This weekend, a mass movement of thousands of activists and advocates from more than 300 labor, environment, civil rights, and faith organizations, descended on Capitol Hill for Democracy Awakening in a brilliant display of solidarity and action to demand an equal voice in our democracy and government that is accountable to people. Collectively, the democracy movement is fighting the power of money in politics on our political system, to protect and advance voting rights, while demanding a hearing and vote on the Supreme Court vacancy in the Senate.
Reporters and journalists covered the weekend’s events, with stories appearing in The Nation,Washington Post, TIME, MSNBC, USA Today, Vox, The American Prospect, Politico, and Bill Moyers. Check out our Storify for social media coverage of the weekend’s events.
Democracy Awakening, a three day event that followed the earlier Democracy Spring protests last week, began on Saturday with a full day of panels, teach-ins, and workshops on the crisis our democracy is facing. Hosted at All Souls Church in Washington, DC the kick-off panel was moderated by Stacey Long Simmons of the National LGBTQ Task Force and featured voting rights expert Ari Berman, author of Give Us the Ballot, money in politics reform advocate Derek Cressman, author of When Money Talks, and People for the American Way Executive Vice President Marge Baker to discuss and answer questions about how voting rights, money in politics, and the Supreme Court vacancy obstruction are damaging our democracy and how we can fight back.
Another panel featured the Democracy Initiative Education Fund’s report, Democracy at a Crossroads: How the One Percent is Silencing Our Voices with CWA’s Jessica Newman, Nick Nyhart of Every Voice, and Greg Moore of the NAACP National Voter Fund.
Sunday commenced the Rally for Democracy, where thousands of people joined together in front of the Capitol for a day packed with music, powerful speakers, and dancing, culminating with a march in solidarity that passed the Capitol and Supreme Court. Speakers included NAACP President & CEO Cornell Brooks, CWA President Chris Shelton, AFL-CIO Executive Vice President Tefere Gebre, Greenpeace Executive Director Annie Leonard, Common Cause President Miles Rapoport, actor Kathleen Turner, and others. With music by Sweet Honey in the Rock and Aztec Sun, the day was an inspiration for all to fight for our democracy.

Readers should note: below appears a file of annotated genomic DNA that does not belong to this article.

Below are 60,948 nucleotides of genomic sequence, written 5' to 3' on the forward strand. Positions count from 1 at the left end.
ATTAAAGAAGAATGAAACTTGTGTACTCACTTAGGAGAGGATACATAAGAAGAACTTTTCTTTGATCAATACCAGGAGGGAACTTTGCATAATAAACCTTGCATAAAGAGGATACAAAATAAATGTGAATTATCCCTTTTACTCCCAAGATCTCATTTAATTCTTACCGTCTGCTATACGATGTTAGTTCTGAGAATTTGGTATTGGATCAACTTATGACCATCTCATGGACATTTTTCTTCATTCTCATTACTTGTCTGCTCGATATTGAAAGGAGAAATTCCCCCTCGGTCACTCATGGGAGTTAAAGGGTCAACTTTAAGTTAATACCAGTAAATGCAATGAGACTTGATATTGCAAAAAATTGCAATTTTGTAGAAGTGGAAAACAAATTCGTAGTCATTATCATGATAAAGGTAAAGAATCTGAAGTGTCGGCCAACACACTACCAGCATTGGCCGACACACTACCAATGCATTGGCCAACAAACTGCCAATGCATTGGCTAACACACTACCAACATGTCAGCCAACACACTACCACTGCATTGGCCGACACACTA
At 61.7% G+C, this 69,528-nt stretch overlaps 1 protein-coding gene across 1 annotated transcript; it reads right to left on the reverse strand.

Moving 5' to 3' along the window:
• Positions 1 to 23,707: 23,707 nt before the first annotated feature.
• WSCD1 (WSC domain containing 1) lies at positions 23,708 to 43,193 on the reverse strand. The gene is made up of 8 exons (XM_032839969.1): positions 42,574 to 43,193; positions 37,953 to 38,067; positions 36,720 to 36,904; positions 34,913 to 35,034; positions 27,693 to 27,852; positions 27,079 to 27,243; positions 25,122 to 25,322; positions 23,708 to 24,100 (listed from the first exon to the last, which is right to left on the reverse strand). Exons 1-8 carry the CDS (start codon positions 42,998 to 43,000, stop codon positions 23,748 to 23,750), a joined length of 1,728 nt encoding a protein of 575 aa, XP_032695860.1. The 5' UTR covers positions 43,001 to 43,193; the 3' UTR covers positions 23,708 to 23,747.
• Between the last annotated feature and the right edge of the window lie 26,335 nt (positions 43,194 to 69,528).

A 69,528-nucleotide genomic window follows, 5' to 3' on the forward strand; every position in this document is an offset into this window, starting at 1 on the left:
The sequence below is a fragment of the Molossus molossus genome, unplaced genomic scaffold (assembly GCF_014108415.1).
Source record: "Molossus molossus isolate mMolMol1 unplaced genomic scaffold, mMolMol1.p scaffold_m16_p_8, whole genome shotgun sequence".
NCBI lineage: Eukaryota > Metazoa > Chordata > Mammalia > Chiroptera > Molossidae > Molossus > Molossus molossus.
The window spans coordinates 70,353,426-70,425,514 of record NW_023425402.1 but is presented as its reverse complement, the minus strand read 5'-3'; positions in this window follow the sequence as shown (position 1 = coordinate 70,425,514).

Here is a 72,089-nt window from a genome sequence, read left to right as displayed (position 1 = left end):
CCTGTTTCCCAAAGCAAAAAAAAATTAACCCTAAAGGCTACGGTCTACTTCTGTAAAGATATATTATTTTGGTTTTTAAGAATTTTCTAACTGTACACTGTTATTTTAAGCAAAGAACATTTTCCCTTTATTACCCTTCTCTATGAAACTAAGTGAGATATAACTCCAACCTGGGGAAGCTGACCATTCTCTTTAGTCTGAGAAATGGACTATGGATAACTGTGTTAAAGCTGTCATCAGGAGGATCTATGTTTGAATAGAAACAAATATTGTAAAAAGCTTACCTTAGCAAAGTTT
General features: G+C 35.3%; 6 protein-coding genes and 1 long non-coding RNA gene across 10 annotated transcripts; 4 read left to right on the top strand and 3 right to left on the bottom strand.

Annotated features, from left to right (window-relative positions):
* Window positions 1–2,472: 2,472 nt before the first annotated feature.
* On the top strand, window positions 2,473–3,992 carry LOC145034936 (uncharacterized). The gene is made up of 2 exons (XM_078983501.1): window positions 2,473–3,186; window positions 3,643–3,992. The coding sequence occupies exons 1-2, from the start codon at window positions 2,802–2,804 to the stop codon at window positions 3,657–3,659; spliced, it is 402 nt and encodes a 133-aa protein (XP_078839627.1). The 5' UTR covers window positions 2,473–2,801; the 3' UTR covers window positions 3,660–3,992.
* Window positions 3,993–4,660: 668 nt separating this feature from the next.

Monday was dedicated to non-violent direct action on the Capitol steps, followed by an advocacy day with congressional offices. Beginning early in the morning at Union Station with nearly 3,000 people, including immigration activists in solidarity, a short ceremony preceded a march directly to the Capitol steps. Despite warnings from the Capitol Police, more than 300 activists, including dozens of high profile leaders, stayed on steps to protest money in politics and Congress’ inaction on voting rights and the Supreme Court vacancy, while demanding a Congress of Conscience. Leaders included Democracy Initiative Chair Larry Cohen, Public Citizen President Rob Weissman, Greenpeace Executive Director Annie Leonard, Every Voice President Nick Nyhart, NAACP President & CEO Cornell Brooks, Rev. Dr. William J. Barber II, and others.
Their dedication and solidarity led to 306 arrests – a strong statement against Congress and a call to arms for everyone concerned about the future of our democracy.
Following the direct action and led by People for the American Way, more than 150 advocates held 50 meetings with members of Congress including Rep. Capuano, Sen. Kirk, and Sen. Tillis to articulate the vision for strong, healthy democracy.
The movement for democracy is just beginning. People are joining together to fight for the strong democracy our country needs in order for all Americans to have an equal voice. In the coming months, Democracy Initiative endorsers and allies will continue to fight to end the power of money in politics and expand voting rights, while holding Congress accountable. There will be opportunities in states to make a difference in the way people can affect the political process. The Democracy Initiative will be working closely with our partners to build a democracy that is of, by, and for the people.
Thank you for reading this edition of the DI Report and we look forward to continuing our democracy work with you in 2016!
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